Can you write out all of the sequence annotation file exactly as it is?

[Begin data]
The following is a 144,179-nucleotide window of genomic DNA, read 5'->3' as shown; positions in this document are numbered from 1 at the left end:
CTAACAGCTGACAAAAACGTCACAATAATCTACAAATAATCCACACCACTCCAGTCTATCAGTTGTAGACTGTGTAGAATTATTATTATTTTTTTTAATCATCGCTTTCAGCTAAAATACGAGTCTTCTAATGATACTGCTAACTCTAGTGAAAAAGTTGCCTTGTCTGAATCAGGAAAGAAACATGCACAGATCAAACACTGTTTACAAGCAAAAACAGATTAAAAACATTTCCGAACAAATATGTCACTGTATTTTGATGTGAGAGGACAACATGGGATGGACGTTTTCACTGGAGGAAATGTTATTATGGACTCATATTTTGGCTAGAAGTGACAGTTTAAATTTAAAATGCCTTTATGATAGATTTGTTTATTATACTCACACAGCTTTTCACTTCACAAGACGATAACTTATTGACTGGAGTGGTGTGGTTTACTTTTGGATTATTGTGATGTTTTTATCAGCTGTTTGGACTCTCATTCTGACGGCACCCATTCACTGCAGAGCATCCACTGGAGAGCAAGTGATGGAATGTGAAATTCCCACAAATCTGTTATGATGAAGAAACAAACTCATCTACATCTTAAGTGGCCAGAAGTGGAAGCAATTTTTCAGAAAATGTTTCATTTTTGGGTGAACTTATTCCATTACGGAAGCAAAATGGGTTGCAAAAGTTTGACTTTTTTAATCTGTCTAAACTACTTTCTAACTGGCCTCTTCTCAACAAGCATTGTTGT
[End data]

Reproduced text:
The following is a 144,179-nucleotide window of genomic DNA, read 5'->3' as shown; positions in this document are numbered from 1 at the left end:
CTAACAGCTGACAAAAACGTCACAATAATCTACAAATAATCCACACCACTCCAGTCTATCAGTTGTAGACTGTGTAGAATTATTATTATTTTTTTTAATCATCGCTTTCAGCTAAAATACGAGTCTTCTAATGATACTGCTAACTCTAGTGAAAAAGTTGCCTTGTCTGAATCAGGAAAGAAACATGCACAGATCAAACACTGTTTACAAGCAAAAACAGATTAAAAACATTTCCGAACAAATATGTCACTGTATTTTGATGTGAGAGGACAACATGGGATGGACGTTTTCACTGGAGGAAATGTTATTATGGACTCATATTTTGGCTAGAAGTGACAGTTTAAATTTAAAATGCCTTTATGATAGATTTGTTTATTATACTCACACAGCTTTTCACTTCACAAGACGATAACTTATTGACTGGAGTGGTGTGGTTTACTTTTGGATTATTGTGATGTTTTTATCAGCTGTTTGGACTCTCATTCTGACGGCACCCATTCACTGCAGAGCATCCACTGGAGAGCAAGTGATGGAATGTGAAATTCCCACAAATCTGTTATGATGAAGAAACAAACTCATCTACATCTTAAGTGGCCAGAAGTGGAAGCAATTTTTCAGAAAATGTTTCATTTTTGGGTGAACTTATTCCATTACGGAAGCAAAATGGGTTGCAAAAGTTTGACTTTTTTAATCTGTCTAAACTACTTTCTAACTGGCCTCTTCTCAACAAGCATTGTTGT